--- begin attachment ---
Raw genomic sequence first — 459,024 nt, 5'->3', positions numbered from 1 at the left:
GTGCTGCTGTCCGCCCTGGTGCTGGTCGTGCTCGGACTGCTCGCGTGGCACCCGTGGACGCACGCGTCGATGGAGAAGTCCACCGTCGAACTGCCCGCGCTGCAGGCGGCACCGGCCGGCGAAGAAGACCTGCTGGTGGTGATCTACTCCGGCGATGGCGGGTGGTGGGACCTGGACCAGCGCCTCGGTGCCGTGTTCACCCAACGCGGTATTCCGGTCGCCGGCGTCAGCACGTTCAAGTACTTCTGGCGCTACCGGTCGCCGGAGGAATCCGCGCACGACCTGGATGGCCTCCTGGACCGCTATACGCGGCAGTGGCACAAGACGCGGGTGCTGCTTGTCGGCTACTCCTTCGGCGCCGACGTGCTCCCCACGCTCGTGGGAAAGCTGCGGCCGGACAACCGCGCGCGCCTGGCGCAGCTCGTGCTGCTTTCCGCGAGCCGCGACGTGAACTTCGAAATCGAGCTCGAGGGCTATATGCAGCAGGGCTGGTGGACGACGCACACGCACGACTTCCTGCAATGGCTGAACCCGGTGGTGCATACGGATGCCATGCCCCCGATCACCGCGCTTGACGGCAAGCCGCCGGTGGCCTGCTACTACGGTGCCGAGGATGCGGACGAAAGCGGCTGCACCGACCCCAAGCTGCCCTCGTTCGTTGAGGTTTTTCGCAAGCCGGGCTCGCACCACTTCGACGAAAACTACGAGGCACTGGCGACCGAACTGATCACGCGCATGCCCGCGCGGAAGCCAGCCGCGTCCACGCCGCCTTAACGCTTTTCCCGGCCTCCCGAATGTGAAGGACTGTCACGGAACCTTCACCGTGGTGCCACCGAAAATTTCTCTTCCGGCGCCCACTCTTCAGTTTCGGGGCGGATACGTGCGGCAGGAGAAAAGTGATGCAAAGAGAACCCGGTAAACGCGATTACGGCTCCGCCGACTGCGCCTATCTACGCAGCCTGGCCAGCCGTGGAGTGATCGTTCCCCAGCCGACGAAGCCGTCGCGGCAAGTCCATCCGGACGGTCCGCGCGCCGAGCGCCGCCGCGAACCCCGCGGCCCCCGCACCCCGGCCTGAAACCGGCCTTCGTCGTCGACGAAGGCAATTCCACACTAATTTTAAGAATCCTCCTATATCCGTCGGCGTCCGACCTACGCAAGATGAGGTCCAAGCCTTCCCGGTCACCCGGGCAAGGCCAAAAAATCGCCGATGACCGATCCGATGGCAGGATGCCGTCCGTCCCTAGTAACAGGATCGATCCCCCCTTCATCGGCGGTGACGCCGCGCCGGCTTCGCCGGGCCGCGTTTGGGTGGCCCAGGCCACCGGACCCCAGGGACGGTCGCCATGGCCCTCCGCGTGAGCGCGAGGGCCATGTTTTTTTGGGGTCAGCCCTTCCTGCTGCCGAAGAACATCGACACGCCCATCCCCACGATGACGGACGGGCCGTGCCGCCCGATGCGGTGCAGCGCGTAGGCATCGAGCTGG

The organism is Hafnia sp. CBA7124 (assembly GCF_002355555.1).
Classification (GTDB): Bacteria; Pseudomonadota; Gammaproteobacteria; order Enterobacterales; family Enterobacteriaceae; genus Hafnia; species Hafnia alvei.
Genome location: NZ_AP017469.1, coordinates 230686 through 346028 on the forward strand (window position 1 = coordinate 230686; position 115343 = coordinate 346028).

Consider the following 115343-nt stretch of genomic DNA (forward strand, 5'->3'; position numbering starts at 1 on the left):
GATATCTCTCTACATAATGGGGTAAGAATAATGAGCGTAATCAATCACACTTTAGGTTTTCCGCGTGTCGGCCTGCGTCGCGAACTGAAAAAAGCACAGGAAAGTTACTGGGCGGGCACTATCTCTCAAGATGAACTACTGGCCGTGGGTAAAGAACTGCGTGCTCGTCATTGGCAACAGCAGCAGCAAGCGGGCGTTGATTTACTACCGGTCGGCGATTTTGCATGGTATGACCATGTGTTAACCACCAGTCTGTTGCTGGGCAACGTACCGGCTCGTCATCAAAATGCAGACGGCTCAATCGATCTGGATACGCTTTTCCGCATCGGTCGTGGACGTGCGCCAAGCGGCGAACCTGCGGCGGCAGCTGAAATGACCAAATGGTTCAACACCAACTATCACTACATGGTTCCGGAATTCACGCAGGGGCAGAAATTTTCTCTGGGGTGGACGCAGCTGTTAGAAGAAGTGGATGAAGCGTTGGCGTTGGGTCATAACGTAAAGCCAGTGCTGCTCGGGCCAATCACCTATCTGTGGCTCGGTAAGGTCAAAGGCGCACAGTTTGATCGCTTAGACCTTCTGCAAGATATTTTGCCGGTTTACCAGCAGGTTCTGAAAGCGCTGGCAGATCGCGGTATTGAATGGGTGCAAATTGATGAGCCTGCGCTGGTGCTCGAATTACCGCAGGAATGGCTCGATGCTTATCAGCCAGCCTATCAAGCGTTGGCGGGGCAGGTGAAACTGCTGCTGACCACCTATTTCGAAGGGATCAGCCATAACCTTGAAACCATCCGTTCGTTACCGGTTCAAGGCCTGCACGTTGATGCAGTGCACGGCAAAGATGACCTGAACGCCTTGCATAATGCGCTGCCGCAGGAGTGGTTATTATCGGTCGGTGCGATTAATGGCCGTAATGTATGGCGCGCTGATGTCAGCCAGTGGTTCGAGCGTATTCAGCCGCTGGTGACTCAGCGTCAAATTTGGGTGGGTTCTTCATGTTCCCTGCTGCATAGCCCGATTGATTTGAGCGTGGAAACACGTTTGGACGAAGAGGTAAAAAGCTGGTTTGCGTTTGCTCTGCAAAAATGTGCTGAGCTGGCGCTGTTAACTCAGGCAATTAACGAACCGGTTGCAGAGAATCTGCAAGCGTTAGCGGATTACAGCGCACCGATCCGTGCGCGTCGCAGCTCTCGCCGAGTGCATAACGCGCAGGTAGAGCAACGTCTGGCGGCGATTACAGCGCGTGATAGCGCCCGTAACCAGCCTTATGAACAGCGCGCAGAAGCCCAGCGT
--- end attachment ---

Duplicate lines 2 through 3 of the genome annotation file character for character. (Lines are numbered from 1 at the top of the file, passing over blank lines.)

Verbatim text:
GTGCTGCTGTCCGCCCTGGTGCTGGTCGTGCTCGGACTGCTCGCGTGGCACCCGTGGACGCACGCGTCGATGGAGAAGTCCACCGTCGAACTGCCCGCGCTGCAGGCGGCACCGGCCGGCGAAGAAGACCTGCTGGTGGTGATCTACTCCGGCGATGGCGGGTGGTGGGACCTGGACCAGCGCCTCGGTGCCGTGTTCACCCAACGCGGTATTCCGGTCGCCGGCGTCAGCACGTTCAAGTACTTCTGGCGCTACCGGTCGCCGGAGGAATCCGCGCACGACCTGGATGGCCTCCTGGACCGCTATACGCGGCAGTGGCACAAGACGCGGGTGCTGCTTGTCGGCTACTCCTTCGGCGCCGACGTGCTCCCCACGCTCGTGGGAAAGCTGCGGCCGGACAACCGCGCGCGCCTGGCGCAGCTCGTGCTGCTTTCCGCGAGCCGCGACGTGAACTTCGAAATCGAGCTCGAGGGCTATATGCAGCAGGGCTGGTGGACGACGCACACGCACGACTTCCTGCAATGGCTGAACCCGGTGGTGCATACGGATGCCATGCCCCCGATCACCGCGCTTGACGGCAAGCCGCCGGTGGCCTGCTACTACGGTGCCGAGGATGCGGACGAAAGCGGCTGCACCGACCCCAAGCTGCCCTCGTTCGTTGAGGTTTTTCGCAAGCCGGGCTCGCACCACTTCGACGAAAACTACGAGGCACTGGCGACCGAACTGATCACGCGCATGCCCGCGCGGAAGCCAGCCGCGTCCACGCCGCCTTAACGCTTTTCCCGGCCTCCCGAATGTGAAGGACTGTCACGGAACCTTCACCGTGGTGCCACCGAAAATTTCTCTTCCGGCGCCCACTCTTCAGTTTCGGGGCGGATACGTGCGGCAGGAGAAAAGTGATGCAAAGAGAACCCGGTAAACGCGATTACGGCTCCGCCGACTGCGCCTATCTACGCAGCCTGGCCAGCCGTGGAGTGATCGTTCCCCAGCCGACGAAGCCGTCGCGGCAAGTCCATCCGGACGGTCCGCGCGCCGAGCGCCGCCGCGAACCCCGCGGCCCCCGCACCCCGGCCTGAAACCGGCCTTCGTCGTCGACGAAGGCAATTCCACACTAATTTTAAGAATCCTCCTATATCCGTCGGCGTCCGACCTACGCAAGATGAGGTCCAAGCCTTCCCGGTCACCCGGGCAAGGCCAAAAAATCGCCGATGACCGATCCGATGGCAGGATGCCGTCCGTCCCTAGTAACAGGATCGATCCCCCCTTCATCGGCGGTGACGCCGCGCCGGCTTCGCCGGGCCGCGTTTGGGTGGCCCAGGCCACCGGACCCCAGGGACGGTCGCCATGGCCCTCCGCGTGAGCGCGAGGGCCATGTTTTTTTGGGGTCAGCCCTTCCTGCTGCCGAAGAACATCGACACGCCCATCCCCACGATGACGGACGGGCCGTGCCGCCCGATGCGGTGCAGCGCGTAGGCATCGAGCTGG

The organism is Hafnia sp. CBA7124 (assembly GCF_002355555.1).